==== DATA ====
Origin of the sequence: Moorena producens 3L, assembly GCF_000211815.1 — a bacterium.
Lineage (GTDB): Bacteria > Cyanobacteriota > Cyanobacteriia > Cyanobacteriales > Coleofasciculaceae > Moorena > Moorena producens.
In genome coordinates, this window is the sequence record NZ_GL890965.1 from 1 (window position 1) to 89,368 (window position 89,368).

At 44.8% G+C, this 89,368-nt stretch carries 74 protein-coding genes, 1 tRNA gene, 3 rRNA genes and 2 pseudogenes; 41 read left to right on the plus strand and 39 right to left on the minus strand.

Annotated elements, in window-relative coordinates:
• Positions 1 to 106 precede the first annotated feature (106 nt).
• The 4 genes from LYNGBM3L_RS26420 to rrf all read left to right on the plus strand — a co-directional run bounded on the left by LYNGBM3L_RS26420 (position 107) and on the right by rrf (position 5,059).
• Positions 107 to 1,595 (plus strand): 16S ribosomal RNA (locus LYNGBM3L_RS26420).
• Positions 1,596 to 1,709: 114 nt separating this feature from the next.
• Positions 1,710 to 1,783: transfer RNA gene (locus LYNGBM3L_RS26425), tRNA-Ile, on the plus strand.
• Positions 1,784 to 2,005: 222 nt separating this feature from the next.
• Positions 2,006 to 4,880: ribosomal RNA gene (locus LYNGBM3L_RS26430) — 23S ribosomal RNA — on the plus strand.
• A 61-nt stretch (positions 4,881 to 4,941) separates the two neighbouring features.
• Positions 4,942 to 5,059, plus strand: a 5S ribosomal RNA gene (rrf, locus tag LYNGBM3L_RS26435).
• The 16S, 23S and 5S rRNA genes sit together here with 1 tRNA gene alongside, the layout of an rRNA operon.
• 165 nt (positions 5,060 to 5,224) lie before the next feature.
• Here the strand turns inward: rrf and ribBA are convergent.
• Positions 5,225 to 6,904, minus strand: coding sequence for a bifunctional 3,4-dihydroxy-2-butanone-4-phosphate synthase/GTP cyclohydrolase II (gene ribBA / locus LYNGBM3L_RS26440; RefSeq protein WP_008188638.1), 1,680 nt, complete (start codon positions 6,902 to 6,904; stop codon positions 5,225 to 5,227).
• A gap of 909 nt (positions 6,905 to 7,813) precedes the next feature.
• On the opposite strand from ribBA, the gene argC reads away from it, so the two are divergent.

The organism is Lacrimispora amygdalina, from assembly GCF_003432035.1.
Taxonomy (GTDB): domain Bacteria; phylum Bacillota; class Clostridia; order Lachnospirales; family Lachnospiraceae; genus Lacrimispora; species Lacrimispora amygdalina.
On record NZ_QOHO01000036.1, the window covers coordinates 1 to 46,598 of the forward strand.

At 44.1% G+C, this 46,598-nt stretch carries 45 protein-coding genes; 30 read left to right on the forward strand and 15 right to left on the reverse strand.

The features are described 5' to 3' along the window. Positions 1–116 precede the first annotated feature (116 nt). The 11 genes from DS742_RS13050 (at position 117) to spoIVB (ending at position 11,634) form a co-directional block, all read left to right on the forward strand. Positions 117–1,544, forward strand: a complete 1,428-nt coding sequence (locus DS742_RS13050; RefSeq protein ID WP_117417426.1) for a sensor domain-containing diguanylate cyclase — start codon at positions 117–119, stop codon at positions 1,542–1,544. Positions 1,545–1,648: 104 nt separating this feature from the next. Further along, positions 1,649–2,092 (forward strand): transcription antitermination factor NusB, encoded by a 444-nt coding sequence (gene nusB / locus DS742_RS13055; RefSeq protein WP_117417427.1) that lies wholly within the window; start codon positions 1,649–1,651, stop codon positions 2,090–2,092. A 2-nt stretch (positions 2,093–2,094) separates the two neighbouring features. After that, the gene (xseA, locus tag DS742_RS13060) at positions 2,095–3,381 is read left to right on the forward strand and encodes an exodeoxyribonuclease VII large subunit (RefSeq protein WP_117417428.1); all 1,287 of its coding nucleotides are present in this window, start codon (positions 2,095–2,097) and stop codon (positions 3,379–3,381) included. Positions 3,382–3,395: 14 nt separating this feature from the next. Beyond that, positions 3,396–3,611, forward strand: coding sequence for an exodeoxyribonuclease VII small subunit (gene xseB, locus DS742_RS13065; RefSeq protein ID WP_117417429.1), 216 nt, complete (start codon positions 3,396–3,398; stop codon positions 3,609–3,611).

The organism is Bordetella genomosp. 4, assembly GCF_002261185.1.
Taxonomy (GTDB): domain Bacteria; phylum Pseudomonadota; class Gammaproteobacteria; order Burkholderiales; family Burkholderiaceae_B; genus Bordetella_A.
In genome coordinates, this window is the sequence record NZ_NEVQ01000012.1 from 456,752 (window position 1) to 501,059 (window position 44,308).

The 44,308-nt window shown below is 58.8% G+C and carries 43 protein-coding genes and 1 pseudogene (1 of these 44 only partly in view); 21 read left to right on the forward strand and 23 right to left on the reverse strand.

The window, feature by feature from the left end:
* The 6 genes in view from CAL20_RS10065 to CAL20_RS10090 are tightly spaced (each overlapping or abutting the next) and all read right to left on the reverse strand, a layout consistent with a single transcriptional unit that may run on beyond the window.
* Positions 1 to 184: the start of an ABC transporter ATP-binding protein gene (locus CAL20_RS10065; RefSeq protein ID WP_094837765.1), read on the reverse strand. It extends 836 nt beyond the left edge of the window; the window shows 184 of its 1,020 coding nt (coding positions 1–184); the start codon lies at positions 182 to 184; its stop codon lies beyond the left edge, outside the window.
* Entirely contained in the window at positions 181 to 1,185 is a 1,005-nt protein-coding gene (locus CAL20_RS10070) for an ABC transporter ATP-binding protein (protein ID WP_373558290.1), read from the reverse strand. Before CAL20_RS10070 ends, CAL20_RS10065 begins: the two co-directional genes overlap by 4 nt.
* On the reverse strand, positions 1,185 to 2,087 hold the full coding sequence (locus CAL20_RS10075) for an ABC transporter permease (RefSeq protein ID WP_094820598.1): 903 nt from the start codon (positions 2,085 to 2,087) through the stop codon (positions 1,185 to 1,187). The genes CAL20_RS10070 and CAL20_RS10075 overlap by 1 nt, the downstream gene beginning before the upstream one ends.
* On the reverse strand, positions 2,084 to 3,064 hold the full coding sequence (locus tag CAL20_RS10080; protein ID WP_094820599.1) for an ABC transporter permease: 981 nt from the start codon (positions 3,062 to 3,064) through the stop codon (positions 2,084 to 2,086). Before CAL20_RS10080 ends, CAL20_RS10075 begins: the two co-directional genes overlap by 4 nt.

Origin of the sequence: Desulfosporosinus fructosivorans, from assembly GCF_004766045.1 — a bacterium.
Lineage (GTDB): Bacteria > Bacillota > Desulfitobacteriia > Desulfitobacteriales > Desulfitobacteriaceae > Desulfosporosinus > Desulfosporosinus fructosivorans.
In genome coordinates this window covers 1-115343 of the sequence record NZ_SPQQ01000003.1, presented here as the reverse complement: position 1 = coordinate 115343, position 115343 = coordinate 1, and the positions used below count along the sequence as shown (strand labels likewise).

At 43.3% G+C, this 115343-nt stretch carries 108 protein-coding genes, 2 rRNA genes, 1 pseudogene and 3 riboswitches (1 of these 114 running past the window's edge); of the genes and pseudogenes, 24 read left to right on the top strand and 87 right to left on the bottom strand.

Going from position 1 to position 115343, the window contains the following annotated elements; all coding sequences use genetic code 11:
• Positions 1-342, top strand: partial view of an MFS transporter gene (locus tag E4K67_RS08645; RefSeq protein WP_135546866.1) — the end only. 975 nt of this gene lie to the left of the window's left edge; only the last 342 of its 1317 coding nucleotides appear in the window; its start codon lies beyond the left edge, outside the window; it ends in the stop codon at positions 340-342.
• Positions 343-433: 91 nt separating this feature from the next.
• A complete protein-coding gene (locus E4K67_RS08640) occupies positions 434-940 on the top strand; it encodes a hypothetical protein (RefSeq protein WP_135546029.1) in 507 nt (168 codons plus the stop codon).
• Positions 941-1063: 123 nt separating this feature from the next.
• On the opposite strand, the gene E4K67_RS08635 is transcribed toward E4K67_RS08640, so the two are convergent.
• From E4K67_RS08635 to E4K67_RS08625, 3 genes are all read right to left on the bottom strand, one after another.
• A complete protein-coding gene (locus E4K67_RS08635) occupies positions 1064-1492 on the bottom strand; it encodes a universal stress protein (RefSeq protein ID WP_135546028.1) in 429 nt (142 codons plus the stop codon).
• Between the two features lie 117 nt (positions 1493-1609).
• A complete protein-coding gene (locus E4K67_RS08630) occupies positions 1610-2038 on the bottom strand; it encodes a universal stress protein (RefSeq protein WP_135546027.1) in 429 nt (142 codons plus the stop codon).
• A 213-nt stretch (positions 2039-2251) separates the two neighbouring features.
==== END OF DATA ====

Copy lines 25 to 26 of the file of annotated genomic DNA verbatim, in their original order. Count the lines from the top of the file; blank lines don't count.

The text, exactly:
The features are described 5' to 3' along the window. Positions 1–116 precede the first annotated feature (116 nt). The 11 genes from DS742_RS13050 (at position 117) to spoIVB (ending at position 11,634) form a co-directional block, all read left to right on the forward strand. Positions 117–1,544, forward strand: a complete 1,428-nt coding sequence (locus DS742_RS13050; RefSeq protein ID WP_117417426.1) for a sensor domain-containing diguanylate cyclase — start codon at positions 117–119, stop codon at positions 1,542–1,544. Positions 1,545–1,648: 104 nt separating this feature from the next. Further along, positions 1,649–2,092 (forward strand): transcription antitermination factor NusB, encoded by a 444-nt coding sequence (gene nusB / locus DS742_RS13055; RefSeq protein WP_117417427.1) that lies wholly within the window; start codon positions 1,649–1,651, stop codon positions 2,090–2,092. A 2-nt stretch (positions 2,093–2,094) separates the two neighbouring features. After that, the gene (xseA, locus tag DS742_RS13060) at positions 2,095–3,381 is read left to right on the forward strand and encodes an exodeoxyribonuclease VII large subunit (RefSeq protein WP_117417428.1); all 1,287 of its coding nucleotides are present in this window, start codon (positions 2,095–2,097) and stop codon (positions 3,379–3,381) included. Positions 3,382–3,395: 14 nt separating this feature from the next. Beyond that, positions 3,396–3,611, forward strand: coding sequence for an exodeoxyribonuclease VII small subunit (gene xseB, locus DS742_RS13065; RefSeq protein ID WP_117417429.1), 216 nt, complete (start codon positions 3,396–3,398; stop codon positions 3,609–3,611).

The organism is Bordetella genomosp. 4, assembly GCF_002261185.1.